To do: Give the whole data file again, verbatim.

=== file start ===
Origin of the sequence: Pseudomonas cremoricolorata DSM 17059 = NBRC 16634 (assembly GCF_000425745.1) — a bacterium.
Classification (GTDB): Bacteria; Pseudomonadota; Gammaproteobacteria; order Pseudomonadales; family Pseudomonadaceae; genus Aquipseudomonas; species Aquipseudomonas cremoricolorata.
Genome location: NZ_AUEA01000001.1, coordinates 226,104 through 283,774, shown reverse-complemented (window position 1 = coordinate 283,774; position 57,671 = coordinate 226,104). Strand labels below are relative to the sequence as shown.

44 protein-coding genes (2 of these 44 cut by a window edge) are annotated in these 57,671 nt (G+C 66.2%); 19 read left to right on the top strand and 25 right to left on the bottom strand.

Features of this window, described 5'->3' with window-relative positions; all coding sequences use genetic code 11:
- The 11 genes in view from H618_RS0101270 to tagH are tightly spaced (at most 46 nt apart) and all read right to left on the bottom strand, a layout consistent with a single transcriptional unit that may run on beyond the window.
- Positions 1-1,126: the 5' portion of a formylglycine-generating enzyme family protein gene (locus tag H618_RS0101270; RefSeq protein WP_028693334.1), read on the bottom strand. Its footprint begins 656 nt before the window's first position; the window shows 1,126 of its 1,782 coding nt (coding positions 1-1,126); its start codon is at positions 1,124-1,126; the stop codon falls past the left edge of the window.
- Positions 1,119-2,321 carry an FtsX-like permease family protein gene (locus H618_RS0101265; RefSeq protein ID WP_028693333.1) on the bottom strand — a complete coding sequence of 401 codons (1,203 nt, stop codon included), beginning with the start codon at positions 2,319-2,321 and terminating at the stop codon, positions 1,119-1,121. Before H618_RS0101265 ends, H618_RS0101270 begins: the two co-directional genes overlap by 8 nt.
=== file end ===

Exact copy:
Origin of the sequence: Pseudomonas cremoricolorata DSM 17059 = NBRC 16634 (assembly GCF_000425745.1) — a bacterium.
Classification (GTDB): Bacteria; Pseudomonadota; Gammaproteobacteria; order Pseudomonadales; family Pseudomonadaceae; genus Aquipseudomonas; species Aquipseudomonas cremoricolorata.
Genome location: NZ_AUEA01000001.1, coordinates 226,104 through 283,774, shown reverse-complemented (window position 1 = coordinate 283,774; position 57,671 = coordinate 226,104). Strand labels below are relative to the sequence as shown.

44 protein-coding genes (2 of these 44 cut by a window edge) are annotated in these 57,671 nt (G+C 66.2%); 19 read left to right on the top strand and 25 right to left on the bottom strand.

Features of this window, described 5'->3' with window-relative positions; all coding sequences use genetic code 11:
- The 11 genes in view from H618_RS0101270 to tagH are tightly spaced (at most 46 nt apart) and all read right to left on the bottom strand, a layout consistent with a single transcriptional unit that may run on beyond the window.
- Positions 1-1,126: the 5' portion of a formylglycine-generating enzyme family protein gene (locus tag H618_RS0101270; RefSeq protein WP_028693334.1), read on the bottom strand. Its footprint begins 656 nt before the window's first position; the window shows 1,126 of its 1,782 coding nt (coding positions 1-1,126); its start codon is at positions 1,124-1,126; the stop codon falls past the left edge of the window.
- Positions 1,119-2,321 carry an FtsX-like permease family protein gene (locus H618_RS0101265; RefSeq protein ID WP_028693333.1) on the bottom strand — a complete coding sequence of 401 codons (1,203 nt, stop codon included), beginning with the start codon at positions 2,319-2,321 and terminating at the stop codon, positions 1,119-1,121. Before H618_RS0101265 ends, H618_RS0101270 begins: the two co-directional genes overlap by 8 nt.